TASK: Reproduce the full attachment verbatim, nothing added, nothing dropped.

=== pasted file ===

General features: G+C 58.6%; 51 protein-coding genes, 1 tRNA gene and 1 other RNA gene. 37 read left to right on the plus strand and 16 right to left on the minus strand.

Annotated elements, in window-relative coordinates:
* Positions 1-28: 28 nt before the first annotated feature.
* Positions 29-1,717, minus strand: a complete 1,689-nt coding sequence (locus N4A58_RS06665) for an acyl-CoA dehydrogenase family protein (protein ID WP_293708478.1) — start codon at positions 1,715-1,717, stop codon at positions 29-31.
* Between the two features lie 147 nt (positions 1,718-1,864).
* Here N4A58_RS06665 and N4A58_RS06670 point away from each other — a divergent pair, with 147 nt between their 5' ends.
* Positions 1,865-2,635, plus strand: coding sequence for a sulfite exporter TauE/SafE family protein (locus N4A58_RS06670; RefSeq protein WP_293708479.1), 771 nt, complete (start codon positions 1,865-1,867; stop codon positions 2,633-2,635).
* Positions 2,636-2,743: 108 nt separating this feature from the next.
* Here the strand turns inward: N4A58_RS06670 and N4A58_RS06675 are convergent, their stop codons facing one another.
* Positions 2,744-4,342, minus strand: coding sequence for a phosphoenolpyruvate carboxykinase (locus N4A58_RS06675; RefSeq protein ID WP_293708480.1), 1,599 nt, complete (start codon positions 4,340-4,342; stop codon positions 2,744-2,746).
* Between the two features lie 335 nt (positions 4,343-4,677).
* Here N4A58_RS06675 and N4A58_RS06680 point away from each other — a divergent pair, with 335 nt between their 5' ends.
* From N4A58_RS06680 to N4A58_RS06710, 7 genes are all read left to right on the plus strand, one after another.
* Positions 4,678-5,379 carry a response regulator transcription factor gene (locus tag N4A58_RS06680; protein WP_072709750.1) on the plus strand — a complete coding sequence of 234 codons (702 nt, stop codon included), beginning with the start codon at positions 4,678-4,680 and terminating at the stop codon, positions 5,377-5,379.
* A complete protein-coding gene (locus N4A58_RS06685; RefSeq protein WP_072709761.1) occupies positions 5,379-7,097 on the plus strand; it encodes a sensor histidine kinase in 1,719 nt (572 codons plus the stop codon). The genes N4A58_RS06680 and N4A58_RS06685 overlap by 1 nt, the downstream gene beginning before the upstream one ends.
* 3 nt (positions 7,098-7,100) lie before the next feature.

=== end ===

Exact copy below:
General features: G+C 58.6%; 51 protein-coding genes, 1 tRNA gene and 1 other RNA gene. 37 read left to right on the plus strand and 16 right to left on the minus strand.

Annotated elements, in window-relative coordinates:
* Positions 1-28: 28 nt before the first annotated feature.
* Positions 29-1,717, minus strand: a complete 1,689-nt coding sequence (locus N4A58_RS06665) for an acyl-CoA dehydrogenase family protein (protein ID WP_293708478.1) — start codon at positions 1,715-1,717, stop codon at positions 29-31.
* Between the two features lie 147 nt (positions 1,718-1,864).
* Here N4A58_RS06665 and N4A58_RS06670 point away from each other — a divergent pair, with 147 nt between their 5' ends.
* Positions 1,865-2,635, plus strand: coding sequence for a sulfite exporter TauE/SafE family protein (locus N4A58_RS06670; RefSeq protein WP_293708479.1), 771 nt, complete (start codon positions 1,865-1,867; stop codon positions 2,633-2,635).
* Positions 2,636-2,743: 108 nt separating this feature from the next.
* Here the strand turns inward: N4A58_RS06670 and N4A58_RS06675 are convergent, their stop codons facing one another.
* Positions 2,744-4,342, minus strand: coding sequence for a phosphoenolpyruvate carboxykinase (locus N4A58_RS06675; RefSeq protein ID WP_293708480.1), 1,599 nt, complete (start codon positions 4,340-4,342; stop codon positions 2,744-2,746).
* Between the two features lie 335 nt (positions 4,343-4,677).
* Here N4A58_RS06675 and N4A58_RS06680 point away from each other — a divergent pair, with 335 nt between their 5' ends.
* From N4A58_RS06680 to N4A58_RS06710, 7 genes are all read left to right on the plus strand, one after another.
* Positions 4,678-5,379 carry a response regulator transcription factor gene (locus tag N4A58_RS06680; protein WP_072709750.1) on the plus strand — a complete coding sequence of 234 codons (702 nt, stop codon included), beginning with the start codon at positions 4,678-4,680 and terminating at the stop codon, positions 5,377-5,379.
* A complete protein-coding gene (locus N4A58_RS06685; RefSeq protein WP_072709761.1) occupies positions 5,379-7,097 on the plus strand; it encodes a sensor histidine kinase in 1,719 nt (572 codons plus the stop codon). The genes N4A58_RS06680 and N4A58_RS06685 overlap by 1 nt, the downstream gene beginning before the upstream one ends.
* 3 nt (positions 7,098-7,100) lie before the next feature.